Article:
Ruth agreed with the idea of election-related question, but noted that it’s politically charged, which means organizations probably will reject it. She said the organizers should ask the signatories up front to see if they’re agreeable.

Kate has a background in running campaigns. If the question is carefully worded, we could include it. It’s essentially asking candidates whether they believe in the basics of mathematics. It can’t hurt to see if someone puts the kibosh on it. She also noted that some candidates won’t respond to anything science-based, and the questionnaire responses likely will lean toward Democratic, independent and Libertarian candidates. 

Ruth supported posing the question ahead of time to see how organizations feel about it. Dan agreed.

Tom noted that any election-related question would be at the end of the questionnaire to avoid immediately alienating candidates.

Kate said that she has sat with candidates many times as they answer such questionnaires. She recommends keeping it short. Most candidates won’t go beyond 10 questions. She suggested perhaps focusing some discussions on topics rather than specific issues. One approach, she said, is to include the election questions on the survey when we seek input from organizations. Tell them we need to prune questions down to a specific number and ask them to choose which they’d most like to drop. That would result in a de facto vote on whether to have election questions.

 

501(c)3 status – Tom O’Donnell and board

Tom noted that the new status comes with rules that will change the way we operate. For example, we must have our organizing documents and tax documents available for public examination. This is tricky since we don’t have a home office or office hours. We should at least put them on the website.

Kate said she files all the FCC public information for the DM Radio Group. The agency has moved all filing online and documents are housed there through web links. This is now the only acceptable way to file with the FCC. She expects other agencies to do the same. 

Tom sent a PDF from an IRS webinar on maintaining nonprofit status and suggested all board members become familiar with it.

 

New business

 

2022 event discussion – Dan Chibnall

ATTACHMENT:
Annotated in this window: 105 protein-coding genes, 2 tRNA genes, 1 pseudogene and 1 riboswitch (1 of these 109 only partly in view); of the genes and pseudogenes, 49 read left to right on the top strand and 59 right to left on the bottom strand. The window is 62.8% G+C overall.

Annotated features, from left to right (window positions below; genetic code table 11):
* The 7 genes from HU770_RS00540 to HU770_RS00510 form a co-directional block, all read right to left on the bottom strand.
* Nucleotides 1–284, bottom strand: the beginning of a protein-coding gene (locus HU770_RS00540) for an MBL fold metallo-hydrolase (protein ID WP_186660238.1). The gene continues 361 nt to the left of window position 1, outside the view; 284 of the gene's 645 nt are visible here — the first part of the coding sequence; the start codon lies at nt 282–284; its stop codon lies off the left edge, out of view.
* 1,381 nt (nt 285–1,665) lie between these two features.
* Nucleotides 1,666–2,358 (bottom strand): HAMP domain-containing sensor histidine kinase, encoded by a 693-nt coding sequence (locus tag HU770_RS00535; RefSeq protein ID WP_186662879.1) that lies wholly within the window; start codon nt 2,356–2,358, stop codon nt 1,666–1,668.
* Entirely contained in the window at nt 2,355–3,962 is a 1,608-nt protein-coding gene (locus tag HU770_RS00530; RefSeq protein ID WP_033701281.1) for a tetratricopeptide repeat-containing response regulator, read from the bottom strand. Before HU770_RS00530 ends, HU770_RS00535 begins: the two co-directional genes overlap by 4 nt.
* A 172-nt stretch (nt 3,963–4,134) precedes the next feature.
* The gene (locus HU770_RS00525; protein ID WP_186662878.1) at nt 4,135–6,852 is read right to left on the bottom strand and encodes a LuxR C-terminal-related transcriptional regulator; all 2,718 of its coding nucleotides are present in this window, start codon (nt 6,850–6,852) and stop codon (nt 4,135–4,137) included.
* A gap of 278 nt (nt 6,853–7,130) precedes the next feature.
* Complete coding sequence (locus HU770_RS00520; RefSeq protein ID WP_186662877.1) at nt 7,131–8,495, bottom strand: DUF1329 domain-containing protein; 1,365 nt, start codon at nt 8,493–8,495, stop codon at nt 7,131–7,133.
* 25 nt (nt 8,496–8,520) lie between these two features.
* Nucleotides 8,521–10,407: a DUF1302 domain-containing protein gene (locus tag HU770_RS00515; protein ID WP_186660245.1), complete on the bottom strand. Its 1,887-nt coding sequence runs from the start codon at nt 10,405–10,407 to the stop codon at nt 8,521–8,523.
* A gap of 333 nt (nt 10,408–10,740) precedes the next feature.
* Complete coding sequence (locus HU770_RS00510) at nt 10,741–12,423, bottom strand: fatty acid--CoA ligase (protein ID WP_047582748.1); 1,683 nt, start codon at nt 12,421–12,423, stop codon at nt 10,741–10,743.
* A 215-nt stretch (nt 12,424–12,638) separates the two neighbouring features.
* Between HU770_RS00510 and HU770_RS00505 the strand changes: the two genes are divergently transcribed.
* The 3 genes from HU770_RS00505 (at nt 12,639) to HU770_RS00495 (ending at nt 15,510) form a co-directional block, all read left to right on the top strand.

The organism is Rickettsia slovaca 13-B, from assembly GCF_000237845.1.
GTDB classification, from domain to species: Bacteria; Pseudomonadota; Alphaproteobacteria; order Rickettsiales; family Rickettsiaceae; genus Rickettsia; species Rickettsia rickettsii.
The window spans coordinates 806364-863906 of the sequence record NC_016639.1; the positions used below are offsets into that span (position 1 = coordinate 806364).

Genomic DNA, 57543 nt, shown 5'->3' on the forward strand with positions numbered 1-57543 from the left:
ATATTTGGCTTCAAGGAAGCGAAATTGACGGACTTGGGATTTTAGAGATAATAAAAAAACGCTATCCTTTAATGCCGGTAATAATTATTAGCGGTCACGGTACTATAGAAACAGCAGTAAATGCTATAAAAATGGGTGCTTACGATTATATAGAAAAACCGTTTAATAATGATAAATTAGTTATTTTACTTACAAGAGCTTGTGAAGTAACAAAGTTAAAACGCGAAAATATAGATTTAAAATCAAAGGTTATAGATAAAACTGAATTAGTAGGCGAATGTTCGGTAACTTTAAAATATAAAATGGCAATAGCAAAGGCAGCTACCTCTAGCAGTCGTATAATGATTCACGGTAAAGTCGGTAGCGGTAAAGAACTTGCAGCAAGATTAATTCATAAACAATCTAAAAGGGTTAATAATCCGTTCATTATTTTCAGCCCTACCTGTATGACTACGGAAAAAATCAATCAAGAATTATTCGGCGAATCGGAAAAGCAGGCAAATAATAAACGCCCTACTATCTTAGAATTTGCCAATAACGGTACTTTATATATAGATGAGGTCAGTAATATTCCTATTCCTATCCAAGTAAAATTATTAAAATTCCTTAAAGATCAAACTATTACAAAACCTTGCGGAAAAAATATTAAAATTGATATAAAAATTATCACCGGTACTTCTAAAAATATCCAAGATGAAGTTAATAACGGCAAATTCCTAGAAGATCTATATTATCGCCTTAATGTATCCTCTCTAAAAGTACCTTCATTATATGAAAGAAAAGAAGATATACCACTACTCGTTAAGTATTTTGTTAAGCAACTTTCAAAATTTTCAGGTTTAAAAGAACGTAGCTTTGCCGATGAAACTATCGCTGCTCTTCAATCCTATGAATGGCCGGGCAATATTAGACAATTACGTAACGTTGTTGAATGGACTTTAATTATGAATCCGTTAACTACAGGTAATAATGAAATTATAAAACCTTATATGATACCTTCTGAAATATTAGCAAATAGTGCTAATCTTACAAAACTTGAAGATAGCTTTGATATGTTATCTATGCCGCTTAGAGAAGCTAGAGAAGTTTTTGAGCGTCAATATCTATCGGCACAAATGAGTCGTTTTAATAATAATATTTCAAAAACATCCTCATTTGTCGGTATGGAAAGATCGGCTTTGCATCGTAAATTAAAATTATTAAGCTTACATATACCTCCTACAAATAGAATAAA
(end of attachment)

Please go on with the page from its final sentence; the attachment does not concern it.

Dan suggested compiling ideas for events and activities for the coming year, presuming both that the pandemic persists and that it lifts. We could begin to launch them in the spring, summer and fall. One idea is to have a board retreat, perhaps in Van Buren County. 

 

Ruth said if we have some semblance of normalcy, we should do an Earth Day celebration. It could be outdoors if the pandemic is still active.

 

Tom and Ruth both suggested a version of the Science Festival Trail.

 

Kate noted that equinoxes and solstices have become big social occasions and celebrations. We could do different events around those times. We also could work with local brewers who launch beers in conjunction with these dates. Dan noted that Confluence Brewing does collaborations with nonprofits. We also could work with brewpubs to do science cafes.

 

Kate suggested using events to broaden membership and participation by attracting people who are seeking a ground-level way to get into science. She suggested lighter subjects such as the science of brewing, winemaking or other things built around showing people the background of things. We could do kid-oriented activities like a family day or night, perhaps with an outdoor science movie.

 

Dan will work on establishing goals and initiatives for the year and will send drafts for review, but many things depend on variables we can’t control.

 

Tom wants to be sure we motivate people to act.

 

Kate noted that every event gets touches with people, enabling petitions and other activities such as postcards. Candidates and politicians are most likely to respond to mail.

 

Posting meeting announcements for maximum impact – Tom O’Donnell

 

Dan will post meeting notices on Facebook with links to the Google form to register.

 

Next meeting: Dan will disseminate a When2Meet poll for early February.